IF is pleased that, with the launch of this APPG inquiry, policy-makers appear to be starting to give this issue some serious attention.
During the course of the APPG’s deliberations for this inquiry, we were asked to give oral evidence about our research to them in person, and quotations from our research appear in several places within their report.
The interim report which they eventually produced echoes many of our warnings about the potentially deleterious social consequences of allowing the UK to become increasingly segregated by age. It makes a strong argument that segregation on the basis of age deserves to receive as much attention as other forms of social segregation, such as that which occurs around differences in socio-economic background or ethnicity – which have traditionally been treated as more urgent problems.
Just as we did in our report, the APPG on Social Integration claimed that you can trace the fall in social integration between the members of different generations back to the general decline in mass-membership social organisations which has occurred since the 1950s and 60s, such as religious institutions, political parties, trade unions, working men’s clubs and so on. These provided places where large numbers of people of different ages and from different social backgrounds could socialise together in a way that has become far less common in the modern era.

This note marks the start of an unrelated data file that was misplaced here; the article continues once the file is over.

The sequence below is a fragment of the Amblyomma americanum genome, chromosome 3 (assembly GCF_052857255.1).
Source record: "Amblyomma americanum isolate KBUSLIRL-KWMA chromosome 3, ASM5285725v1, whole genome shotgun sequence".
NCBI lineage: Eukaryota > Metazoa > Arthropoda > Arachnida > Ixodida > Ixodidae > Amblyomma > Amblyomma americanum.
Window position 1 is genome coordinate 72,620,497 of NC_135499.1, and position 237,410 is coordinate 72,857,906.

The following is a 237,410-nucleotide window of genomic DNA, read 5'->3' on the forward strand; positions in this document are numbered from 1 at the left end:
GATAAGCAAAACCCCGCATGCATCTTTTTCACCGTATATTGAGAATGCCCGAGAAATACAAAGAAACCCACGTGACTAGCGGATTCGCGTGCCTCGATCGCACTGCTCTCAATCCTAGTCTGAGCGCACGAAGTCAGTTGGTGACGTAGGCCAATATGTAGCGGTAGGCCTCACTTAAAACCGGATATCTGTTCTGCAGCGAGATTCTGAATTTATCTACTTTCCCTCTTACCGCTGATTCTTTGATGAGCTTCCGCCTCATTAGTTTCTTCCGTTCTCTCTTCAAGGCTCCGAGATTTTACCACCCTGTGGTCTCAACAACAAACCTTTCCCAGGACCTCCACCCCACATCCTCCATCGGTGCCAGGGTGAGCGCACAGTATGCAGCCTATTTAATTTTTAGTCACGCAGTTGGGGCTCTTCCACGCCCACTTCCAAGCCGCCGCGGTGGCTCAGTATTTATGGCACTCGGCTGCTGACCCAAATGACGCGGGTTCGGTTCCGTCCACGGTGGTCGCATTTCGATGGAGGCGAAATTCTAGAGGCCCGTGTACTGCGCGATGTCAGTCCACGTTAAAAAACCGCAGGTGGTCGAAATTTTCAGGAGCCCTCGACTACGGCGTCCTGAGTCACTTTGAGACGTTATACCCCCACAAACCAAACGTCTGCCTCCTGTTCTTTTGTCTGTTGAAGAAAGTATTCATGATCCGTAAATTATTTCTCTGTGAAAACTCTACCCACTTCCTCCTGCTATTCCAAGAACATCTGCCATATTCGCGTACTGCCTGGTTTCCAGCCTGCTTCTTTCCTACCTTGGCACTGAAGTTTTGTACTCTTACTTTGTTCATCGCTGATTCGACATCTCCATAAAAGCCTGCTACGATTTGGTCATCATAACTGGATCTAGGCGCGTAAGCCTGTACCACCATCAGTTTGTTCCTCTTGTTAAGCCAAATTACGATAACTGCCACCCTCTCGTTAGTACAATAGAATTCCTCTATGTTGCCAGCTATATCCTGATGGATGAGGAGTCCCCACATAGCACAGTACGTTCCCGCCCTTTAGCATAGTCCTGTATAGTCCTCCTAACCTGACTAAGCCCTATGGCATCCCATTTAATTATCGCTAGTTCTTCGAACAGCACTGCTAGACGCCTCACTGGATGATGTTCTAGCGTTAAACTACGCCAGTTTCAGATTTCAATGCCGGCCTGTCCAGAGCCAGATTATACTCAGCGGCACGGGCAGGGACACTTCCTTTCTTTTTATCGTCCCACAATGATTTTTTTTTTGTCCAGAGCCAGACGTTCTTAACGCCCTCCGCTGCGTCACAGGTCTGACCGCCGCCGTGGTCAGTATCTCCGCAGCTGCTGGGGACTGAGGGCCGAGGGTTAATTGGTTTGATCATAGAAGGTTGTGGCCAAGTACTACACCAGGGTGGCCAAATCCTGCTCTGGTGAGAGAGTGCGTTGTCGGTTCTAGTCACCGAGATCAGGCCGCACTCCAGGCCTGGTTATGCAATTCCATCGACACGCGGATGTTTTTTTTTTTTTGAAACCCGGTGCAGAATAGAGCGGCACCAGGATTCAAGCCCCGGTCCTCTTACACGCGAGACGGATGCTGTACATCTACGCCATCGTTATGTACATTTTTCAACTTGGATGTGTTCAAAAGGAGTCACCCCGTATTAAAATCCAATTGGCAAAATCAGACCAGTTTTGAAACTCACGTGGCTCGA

They also drew attention to the decline in what the report’s authors call “shared spaces” – libraries, community centres, and independent local shops – due to both public sector austerity and also the big shifts that have taken place in how people generally shop and socialise.
The report also highlights quite small behaviour changes that may end up having a big impact on the number of interactions between people of different generations. The increasing ubiquity of personal technology, especially among younger people, came in for some criticism within the report, particularly the tendency for the majority of people to wear headphones whenever they go out in public.
The members of the APPG made a large number of recommendations which are designed to increase the interactions between people who belong to different generations, many of which are aimed at public sector bodies, such as altering planning policy to try and create more mixed-aged neighbourhoods.
Overall, it is useful that an impressive group of Westminster policy-makers is interested in looking at this issue, but it remains to be seen whether the trend towards greater age segregation can be reversed given the major social changes which have created it in the first place.
Photo by Huy Phan on Unsplash: https://unsplash.com/@huyphan2602